Being a professional gaming athlete might sound like a dream job to many gamers, but the stakes are high - and growing - and individual matches can be career-defining.
Because of this pressure it has been reported that the use of performance-enhancing drugs in eSports is common.
The drug of choice is a substance called Adderall, an amphetamine used in the treatment of attention deficit hyperactivity disorder (ADHD).
US pro Counter Strike: Global Offensive player, Kory 'Semphis' Friesen, caused a storm when he admitted recently that he, and most CS:GO players he knew, were taking the amphetamine to aid concentration.
The Electronic Sports League (ESL) is one of the first eSports groups to respond to this illicit activity and is now looking to implement a fair and transparent anti-doping initiative.
It's working both with Nationale Anti-Doping Agentur (NADA) from Germany and the World Anti-Doping Agency (WADA) from Canada to put together its proposals. NADA will be responsible for putting the anti-doping proposals together and WADA will look at putting a testing policy into effect.
ESL is one of the biggest eSports league operators in the world with over 5 million registered members and over 1 million teams.
It's a sign of how much eSports is growing up that it is bringing in organisations from more established sports. It's this sort of action which the industry needs to take in order for it to be taken more seriously.
"The stakes in eSports are constantly rising and we're in an entirely different place today than we were ten or even five years ago," Anna Rozwandowicz, Head of Communications for ESL, explained to me. "Recent events have sparked internal discussion regarding the issue and have kick-started action we always knew was coming."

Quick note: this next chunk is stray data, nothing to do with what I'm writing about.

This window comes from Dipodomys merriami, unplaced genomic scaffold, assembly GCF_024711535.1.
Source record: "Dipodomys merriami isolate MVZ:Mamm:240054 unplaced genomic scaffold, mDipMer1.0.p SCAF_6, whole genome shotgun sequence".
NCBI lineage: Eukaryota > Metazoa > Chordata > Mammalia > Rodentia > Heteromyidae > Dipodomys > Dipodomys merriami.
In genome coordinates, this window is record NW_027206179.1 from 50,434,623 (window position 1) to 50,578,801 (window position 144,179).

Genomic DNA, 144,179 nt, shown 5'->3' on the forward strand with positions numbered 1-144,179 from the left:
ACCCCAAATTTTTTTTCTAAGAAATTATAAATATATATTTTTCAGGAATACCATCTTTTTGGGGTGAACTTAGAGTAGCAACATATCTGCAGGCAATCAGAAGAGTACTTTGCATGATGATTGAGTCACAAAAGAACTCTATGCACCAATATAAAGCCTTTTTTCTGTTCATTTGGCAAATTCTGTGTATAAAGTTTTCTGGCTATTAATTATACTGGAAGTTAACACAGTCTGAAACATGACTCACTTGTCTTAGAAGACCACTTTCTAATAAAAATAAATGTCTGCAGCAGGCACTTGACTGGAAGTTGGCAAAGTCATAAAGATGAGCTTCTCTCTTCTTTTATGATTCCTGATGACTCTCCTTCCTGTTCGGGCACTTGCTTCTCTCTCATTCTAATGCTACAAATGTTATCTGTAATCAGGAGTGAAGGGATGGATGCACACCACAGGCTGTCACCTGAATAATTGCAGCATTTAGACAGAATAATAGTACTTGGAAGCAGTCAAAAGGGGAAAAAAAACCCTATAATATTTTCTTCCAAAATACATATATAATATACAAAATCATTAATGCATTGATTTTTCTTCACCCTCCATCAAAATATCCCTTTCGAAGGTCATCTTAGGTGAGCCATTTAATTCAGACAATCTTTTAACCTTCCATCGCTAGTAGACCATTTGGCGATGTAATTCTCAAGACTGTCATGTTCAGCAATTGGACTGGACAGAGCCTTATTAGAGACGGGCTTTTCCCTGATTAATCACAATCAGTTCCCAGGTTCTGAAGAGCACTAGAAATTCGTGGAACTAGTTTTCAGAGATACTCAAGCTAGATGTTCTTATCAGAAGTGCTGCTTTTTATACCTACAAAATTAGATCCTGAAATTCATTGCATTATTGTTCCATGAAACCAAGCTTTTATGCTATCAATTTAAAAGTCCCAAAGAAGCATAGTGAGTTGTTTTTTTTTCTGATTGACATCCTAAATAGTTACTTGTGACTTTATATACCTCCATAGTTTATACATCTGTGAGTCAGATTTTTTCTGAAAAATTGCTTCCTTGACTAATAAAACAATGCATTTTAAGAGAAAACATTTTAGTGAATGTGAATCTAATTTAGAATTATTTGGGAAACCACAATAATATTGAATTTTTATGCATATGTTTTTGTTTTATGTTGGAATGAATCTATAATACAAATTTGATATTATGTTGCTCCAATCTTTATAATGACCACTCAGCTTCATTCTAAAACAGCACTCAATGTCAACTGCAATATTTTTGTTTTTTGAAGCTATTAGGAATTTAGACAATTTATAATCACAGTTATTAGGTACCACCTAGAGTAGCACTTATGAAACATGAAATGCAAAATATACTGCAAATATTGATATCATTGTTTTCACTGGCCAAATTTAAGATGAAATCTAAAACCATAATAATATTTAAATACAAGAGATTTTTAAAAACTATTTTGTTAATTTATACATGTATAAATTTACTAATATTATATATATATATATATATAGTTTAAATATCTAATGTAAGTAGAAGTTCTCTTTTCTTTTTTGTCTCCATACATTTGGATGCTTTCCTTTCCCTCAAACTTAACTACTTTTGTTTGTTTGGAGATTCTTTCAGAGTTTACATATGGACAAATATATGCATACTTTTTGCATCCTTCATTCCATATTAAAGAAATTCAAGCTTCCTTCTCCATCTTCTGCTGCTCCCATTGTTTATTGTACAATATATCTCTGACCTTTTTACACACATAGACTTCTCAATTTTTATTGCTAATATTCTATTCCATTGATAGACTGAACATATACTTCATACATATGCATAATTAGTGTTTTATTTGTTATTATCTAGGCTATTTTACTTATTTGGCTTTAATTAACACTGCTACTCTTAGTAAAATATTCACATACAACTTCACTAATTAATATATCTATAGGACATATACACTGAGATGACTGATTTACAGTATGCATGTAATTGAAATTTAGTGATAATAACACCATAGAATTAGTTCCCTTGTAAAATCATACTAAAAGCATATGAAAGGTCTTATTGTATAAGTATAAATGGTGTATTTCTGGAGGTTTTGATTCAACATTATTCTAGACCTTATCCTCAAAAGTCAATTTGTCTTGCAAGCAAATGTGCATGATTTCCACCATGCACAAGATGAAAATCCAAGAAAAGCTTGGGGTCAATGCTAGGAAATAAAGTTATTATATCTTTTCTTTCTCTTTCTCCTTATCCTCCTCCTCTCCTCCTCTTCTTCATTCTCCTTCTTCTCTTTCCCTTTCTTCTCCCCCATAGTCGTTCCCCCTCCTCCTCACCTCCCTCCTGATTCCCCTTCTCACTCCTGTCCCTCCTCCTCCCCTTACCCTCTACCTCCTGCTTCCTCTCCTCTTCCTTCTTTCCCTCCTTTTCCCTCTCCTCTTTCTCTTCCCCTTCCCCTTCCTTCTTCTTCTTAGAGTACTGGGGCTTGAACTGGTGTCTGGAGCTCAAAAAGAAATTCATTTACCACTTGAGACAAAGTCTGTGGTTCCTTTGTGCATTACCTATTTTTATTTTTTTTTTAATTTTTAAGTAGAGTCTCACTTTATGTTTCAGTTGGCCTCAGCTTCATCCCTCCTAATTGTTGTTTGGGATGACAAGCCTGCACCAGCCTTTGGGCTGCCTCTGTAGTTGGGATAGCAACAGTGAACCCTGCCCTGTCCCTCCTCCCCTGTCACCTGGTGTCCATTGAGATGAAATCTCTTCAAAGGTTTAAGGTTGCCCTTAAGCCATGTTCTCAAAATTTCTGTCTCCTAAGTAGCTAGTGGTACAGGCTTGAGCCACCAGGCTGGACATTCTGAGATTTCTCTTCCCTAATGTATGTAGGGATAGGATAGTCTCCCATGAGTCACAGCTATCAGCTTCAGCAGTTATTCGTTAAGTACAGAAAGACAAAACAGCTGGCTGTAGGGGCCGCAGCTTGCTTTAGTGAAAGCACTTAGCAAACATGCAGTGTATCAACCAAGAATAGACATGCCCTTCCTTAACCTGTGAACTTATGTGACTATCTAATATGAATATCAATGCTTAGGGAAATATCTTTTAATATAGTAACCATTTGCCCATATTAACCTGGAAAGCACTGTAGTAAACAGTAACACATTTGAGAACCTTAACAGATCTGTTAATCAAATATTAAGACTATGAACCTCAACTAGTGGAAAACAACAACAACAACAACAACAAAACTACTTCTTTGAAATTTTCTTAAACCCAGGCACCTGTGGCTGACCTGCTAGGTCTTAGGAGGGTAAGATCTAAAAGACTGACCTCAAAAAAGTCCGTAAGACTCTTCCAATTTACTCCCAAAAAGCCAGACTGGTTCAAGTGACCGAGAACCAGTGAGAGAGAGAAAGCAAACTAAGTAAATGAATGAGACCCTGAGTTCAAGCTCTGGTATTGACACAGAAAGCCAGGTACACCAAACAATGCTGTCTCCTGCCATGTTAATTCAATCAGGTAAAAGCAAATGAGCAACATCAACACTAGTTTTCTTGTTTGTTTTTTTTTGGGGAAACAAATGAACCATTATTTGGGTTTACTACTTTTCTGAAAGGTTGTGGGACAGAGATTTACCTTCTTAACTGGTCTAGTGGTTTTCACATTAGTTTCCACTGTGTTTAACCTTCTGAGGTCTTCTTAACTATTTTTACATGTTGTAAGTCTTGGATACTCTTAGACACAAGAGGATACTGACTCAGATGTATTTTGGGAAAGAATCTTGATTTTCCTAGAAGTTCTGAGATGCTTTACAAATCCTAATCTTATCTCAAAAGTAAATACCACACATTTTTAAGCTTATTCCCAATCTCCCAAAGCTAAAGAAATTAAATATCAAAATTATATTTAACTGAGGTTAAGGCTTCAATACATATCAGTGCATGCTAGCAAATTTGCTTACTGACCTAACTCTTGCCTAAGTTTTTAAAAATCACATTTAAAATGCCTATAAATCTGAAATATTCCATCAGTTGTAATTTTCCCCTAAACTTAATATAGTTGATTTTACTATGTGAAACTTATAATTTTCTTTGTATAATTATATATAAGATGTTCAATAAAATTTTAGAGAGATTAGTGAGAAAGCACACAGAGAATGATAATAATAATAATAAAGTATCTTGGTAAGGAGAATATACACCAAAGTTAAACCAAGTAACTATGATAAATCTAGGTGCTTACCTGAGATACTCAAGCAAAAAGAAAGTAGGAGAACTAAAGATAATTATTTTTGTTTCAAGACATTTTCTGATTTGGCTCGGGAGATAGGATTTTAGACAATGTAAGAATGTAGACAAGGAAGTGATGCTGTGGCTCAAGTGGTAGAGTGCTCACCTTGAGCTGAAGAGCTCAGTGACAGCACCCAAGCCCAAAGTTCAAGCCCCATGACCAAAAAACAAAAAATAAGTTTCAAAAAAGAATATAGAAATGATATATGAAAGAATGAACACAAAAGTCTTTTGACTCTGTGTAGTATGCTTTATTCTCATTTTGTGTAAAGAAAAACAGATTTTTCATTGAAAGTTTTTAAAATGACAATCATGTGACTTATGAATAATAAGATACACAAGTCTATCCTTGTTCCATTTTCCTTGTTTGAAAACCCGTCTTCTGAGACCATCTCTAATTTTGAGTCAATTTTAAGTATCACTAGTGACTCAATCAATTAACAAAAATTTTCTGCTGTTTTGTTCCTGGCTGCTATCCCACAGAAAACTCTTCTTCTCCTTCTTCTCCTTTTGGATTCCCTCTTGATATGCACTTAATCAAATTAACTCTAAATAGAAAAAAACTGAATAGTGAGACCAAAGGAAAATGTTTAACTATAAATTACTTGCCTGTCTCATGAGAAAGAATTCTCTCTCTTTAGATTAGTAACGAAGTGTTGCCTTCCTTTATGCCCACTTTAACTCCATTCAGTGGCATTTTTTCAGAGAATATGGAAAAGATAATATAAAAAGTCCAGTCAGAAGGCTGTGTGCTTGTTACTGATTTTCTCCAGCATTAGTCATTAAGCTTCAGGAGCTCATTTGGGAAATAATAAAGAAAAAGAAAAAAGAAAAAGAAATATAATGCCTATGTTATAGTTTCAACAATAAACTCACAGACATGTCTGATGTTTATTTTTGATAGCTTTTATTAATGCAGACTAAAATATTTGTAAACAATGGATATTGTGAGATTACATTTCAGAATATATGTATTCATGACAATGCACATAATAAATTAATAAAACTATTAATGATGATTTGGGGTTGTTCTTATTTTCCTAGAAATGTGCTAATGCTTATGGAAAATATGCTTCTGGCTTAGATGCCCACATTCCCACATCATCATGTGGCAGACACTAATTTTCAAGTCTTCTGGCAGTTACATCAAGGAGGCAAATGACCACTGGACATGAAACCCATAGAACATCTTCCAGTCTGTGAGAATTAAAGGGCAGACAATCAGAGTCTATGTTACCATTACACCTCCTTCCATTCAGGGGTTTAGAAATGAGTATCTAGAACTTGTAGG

It's not just Adderall that ESL is looking to crack down on though.
"We'll be working closely with NADA and WADA to determine an exact list of prohibited substances and the best ways to test for them. Looking at the list of banned substances used in traditional sports is a good place to start," says Rozwandowicz.
"The aim is to provide a level playing field for all competitors, so we're looking to prohibit drugs that would give players that extra edge - Adderall being one of them. We're looking at a long process, but will make sure that players and teams are kept up-to-date with any changes and decisions that we make."
The ESL event in its home town of Cologne in August will be the first event to have random performance-enhancing drug (PED) testing. The consequences of being found to use any of the banned substances varies.
"We are working with our League Operations team to determine a policy on the matter," says Rozwandowicz. "We want to treat doping like any other form of cheating, so it's not unrealistic to expect that players who test positive for PEDs will be disqualified from competition, or face prize money/point deduction, if they are unable to justify the use with a prescription or similar."